Home BENJAMIN A. STEIN, administrator, vs. FLETCHER CLARK, JUNIOR, administrator, & others.

326 Mass. 767

December 6, 1950 - February 6, 1951

Barnstable County


None of the reasons for which a Probate Court decree may be revoked or modified appeared on the record of a petition that an order for distribution in an intestate's estate and a subsequent decree for allowance and recording of the payments be revoked or modified on the alleged ground that one of the distributees had been adopted in another State under whose laws he was not entitled to inherit from the intestate.

PETITION, filed in the Probate Court for the county of Barnstable on December 14, 1948, for "Amendment of Decree for Distribution."

The case was heard by Campbell, J., who entered a decree dismissing the petition without prejudice. The petitioner appealed.

B. A. Stein, for the petitioner.

No argument nor brief for the respondents.

WILKINS, J. Pursuant to an order of distribution, dated October 8, 1935, Fletcher Clark, Junior, administrator of the estate of William H. Shepardson, late of Sandwich, deposited $701.84 in Bass River Savings Bank for Frank Flynn, who was the son of Annie Flynn, a deceased sister of the intestate. The order required "written notice by mail or otherwise," to each person named therein of the amount due. The administrator duly reported that he had made payment according to the order, and on July 14, 1936, a decree was entered that the payments be allowed and recorded. G. L. (Ter. Ed.) c. 206, Sections 21, 22. Annie Flynn had one other child, James Flynn, who is now deceased, and of whose estate Benjamin A. Stein is the administrator. A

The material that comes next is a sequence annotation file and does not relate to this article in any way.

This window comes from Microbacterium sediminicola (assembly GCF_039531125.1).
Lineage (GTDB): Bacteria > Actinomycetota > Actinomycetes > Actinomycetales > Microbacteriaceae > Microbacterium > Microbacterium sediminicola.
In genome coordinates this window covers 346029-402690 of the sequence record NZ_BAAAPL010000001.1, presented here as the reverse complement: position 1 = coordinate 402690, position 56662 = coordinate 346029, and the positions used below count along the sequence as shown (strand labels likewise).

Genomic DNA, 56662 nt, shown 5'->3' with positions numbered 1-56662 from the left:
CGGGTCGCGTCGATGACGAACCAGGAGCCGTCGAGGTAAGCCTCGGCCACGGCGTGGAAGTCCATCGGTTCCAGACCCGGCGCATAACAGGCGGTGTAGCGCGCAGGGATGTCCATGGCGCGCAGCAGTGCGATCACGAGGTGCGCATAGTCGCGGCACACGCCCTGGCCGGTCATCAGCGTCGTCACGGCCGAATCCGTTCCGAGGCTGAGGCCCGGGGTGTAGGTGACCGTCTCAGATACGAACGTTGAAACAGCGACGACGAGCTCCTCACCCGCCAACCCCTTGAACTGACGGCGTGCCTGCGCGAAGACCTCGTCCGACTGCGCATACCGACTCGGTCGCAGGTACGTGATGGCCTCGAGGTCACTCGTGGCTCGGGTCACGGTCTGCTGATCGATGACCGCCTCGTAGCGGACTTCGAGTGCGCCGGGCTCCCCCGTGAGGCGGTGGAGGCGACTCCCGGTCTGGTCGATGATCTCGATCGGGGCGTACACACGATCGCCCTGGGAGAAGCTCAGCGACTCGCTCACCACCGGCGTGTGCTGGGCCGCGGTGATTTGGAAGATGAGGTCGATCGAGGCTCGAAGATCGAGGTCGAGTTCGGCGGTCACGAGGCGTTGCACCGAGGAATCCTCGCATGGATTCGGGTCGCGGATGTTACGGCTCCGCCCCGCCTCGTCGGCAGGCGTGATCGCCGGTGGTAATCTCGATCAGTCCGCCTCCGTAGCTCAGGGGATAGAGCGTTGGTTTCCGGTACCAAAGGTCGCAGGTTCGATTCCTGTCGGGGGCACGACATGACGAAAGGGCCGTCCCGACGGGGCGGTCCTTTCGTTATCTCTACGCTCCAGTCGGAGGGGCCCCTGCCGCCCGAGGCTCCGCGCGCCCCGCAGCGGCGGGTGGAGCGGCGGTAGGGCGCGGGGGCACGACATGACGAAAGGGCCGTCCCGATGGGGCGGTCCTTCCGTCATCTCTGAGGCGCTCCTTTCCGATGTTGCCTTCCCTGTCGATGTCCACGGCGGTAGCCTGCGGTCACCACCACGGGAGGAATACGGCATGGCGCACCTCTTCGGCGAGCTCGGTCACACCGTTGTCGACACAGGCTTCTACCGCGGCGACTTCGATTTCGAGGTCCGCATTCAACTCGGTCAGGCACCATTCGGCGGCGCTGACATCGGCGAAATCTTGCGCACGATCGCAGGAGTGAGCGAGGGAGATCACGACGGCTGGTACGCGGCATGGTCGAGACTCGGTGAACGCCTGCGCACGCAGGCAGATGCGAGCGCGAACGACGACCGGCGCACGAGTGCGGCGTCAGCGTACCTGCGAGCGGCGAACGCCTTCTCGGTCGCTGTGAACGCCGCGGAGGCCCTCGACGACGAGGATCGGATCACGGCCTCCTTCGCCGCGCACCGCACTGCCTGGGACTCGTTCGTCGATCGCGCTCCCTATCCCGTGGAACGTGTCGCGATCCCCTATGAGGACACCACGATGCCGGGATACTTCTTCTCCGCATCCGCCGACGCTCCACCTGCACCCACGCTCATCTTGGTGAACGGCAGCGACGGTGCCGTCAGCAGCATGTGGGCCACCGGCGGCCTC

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sum of $701.83 was also deposited in the bank for James Flynn. This is an appeal by Benjamin A. Stein, as such administrator, from a decree dismissing without prejudice his petition, entitled "Petition for Amendment of Decree for Distribution."

The petition, after reciting the foregoing, sets up that on August 8, 1903, Frank Flynn was legally adopted in the Court of Common Pleas of Allegheny County, Pennsylvania, by John J. Bauman and his wife, Ada Bauman, and his name was changed to Frank William Bauman; that on February 26, 1934, the date of death of William H. Shepardson, the laws of descent and distribution of the State of Pennsylvania provided that "adopted persons should not be entitled to inherit or take from or through their natural parents, grandparents or collateral relatives"; that for that reason Frank Flynn was not entitled to inherit from the estate of his uncle; and that if Fletcher Clark, Junior, the administrator of the uncle's estate, had known of the fact of the adoption, Frank Flynn would not have been included "as one of the heirs at law and distributees." The prayer of the petition was that the court amend the "decree" of October 8, 1935, "by ordering that the distributive share which was due to the children of Annie Flynn . . . was due and payable" to James Flynn; and that the court order Bass River Savings Bank to pay over the $701.84 to the petitioner as administrator of the estate of James Flynn. No reference was made to the decree of July 14, 1936.